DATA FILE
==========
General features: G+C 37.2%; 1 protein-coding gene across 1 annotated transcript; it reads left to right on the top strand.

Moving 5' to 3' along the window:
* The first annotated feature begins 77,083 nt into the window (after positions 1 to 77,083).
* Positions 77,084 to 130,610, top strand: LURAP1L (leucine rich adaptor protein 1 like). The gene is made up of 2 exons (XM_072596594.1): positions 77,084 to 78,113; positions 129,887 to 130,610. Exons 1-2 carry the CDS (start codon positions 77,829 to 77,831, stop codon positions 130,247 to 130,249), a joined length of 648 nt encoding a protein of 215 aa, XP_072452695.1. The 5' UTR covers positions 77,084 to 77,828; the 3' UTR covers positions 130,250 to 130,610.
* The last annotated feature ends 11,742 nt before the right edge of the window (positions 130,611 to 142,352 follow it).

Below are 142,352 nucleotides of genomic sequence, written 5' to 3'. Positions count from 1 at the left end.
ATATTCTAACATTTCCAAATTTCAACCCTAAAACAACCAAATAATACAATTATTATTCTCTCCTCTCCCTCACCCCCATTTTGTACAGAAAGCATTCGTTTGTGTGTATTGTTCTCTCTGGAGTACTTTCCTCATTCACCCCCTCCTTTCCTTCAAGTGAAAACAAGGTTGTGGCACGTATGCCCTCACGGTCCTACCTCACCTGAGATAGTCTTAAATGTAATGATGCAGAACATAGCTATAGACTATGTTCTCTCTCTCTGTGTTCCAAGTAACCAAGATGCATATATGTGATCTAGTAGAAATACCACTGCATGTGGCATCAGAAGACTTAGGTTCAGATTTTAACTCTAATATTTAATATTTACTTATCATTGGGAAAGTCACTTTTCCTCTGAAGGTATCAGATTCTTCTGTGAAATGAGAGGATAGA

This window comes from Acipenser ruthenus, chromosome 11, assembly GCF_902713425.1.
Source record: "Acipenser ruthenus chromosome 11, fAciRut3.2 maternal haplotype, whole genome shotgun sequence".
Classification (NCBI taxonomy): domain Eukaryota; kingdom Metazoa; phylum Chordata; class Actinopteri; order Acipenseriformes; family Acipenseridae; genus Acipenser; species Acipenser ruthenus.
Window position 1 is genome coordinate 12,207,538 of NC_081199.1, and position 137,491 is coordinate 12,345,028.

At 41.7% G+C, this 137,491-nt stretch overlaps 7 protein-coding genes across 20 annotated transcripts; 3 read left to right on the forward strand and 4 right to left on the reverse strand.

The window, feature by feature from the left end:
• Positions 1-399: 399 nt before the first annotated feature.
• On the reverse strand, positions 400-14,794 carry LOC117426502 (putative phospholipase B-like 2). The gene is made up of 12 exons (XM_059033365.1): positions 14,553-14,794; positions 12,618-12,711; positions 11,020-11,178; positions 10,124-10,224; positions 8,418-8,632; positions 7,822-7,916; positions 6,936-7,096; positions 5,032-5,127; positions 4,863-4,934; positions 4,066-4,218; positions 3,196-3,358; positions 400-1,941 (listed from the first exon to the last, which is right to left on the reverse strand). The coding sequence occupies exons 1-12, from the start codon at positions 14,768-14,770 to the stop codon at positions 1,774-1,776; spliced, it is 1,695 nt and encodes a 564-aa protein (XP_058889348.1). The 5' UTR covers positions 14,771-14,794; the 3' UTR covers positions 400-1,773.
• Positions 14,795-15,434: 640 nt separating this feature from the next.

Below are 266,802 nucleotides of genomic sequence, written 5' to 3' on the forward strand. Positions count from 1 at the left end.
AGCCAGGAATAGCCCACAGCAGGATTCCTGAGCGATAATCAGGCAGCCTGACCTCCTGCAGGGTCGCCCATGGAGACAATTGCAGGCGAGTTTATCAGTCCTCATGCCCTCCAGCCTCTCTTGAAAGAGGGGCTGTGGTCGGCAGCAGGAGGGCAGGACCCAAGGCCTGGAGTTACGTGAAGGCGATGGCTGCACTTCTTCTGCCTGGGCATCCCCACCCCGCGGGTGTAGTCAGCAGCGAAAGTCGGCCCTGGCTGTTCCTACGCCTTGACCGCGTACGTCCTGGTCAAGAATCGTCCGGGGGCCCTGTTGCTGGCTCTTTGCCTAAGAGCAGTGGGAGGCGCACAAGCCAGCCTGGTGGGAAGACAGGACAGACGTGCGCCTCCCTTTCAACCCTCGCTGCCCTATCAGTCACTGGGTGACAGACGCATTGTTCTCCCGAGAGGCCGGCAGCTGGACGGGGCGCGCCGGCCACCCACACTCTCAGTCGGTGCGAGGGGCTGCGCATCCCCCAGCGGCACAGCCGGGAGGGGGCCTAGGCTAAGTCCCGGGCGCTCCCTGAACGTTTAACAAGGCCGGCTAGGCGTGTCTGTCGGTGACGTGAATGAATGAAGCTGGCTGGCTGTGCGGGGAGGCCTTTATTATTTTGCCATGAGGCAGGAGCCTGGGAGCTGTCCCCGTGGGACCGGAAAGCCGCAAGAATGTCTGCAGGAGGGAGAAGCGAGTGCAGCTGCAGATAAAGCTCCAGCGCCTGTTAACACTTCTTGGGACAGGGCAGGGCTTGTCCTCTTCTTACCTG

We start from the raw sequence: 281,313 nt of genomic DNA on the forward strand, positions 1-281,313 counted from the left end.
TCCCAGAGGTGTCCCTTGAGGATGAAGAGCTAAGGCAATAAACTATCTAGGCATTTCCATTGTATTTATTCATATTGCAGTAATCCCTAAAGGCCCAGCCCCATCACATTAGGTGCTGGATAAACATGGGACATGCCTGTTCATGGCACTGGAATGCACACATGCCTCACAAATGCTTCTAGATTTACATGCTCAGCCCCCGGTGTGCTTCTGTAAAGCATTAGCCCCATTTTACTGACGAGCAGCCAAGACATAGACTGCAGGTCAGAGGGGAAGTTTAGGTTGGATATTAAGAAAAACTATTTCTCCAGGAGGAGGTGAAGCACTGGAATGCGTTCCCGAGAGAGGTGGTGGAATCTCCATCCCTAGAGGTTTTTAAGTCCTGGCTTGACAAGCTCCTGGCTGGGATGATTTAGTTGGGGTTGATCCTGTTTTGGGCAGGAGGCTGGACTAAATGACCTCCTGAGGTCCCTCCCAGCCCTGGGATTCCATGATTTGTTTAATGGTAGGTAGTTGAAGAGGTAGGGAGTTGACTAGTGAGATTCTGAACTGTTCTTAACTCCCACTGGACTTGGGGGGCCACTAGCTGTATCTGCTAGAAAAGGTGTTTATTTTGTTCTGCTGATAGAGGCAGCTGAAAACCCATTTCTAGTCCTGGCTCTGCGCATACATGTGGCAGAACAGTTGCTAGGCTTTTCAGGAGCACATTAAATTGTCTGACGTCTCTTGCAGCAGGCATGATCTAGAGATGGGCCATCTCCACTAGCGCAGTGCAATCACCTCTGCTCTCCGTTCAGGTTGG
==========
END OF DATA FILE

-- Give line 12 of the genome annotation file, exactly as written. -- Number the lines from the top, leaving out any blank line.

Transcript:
At 41.7% G+C, this 137,491-nt stretch overlaps 7 protein-coding genes across 20 annotated transcripts; 3 read left to right on the forward strand and 4 right to left on the reverse strand.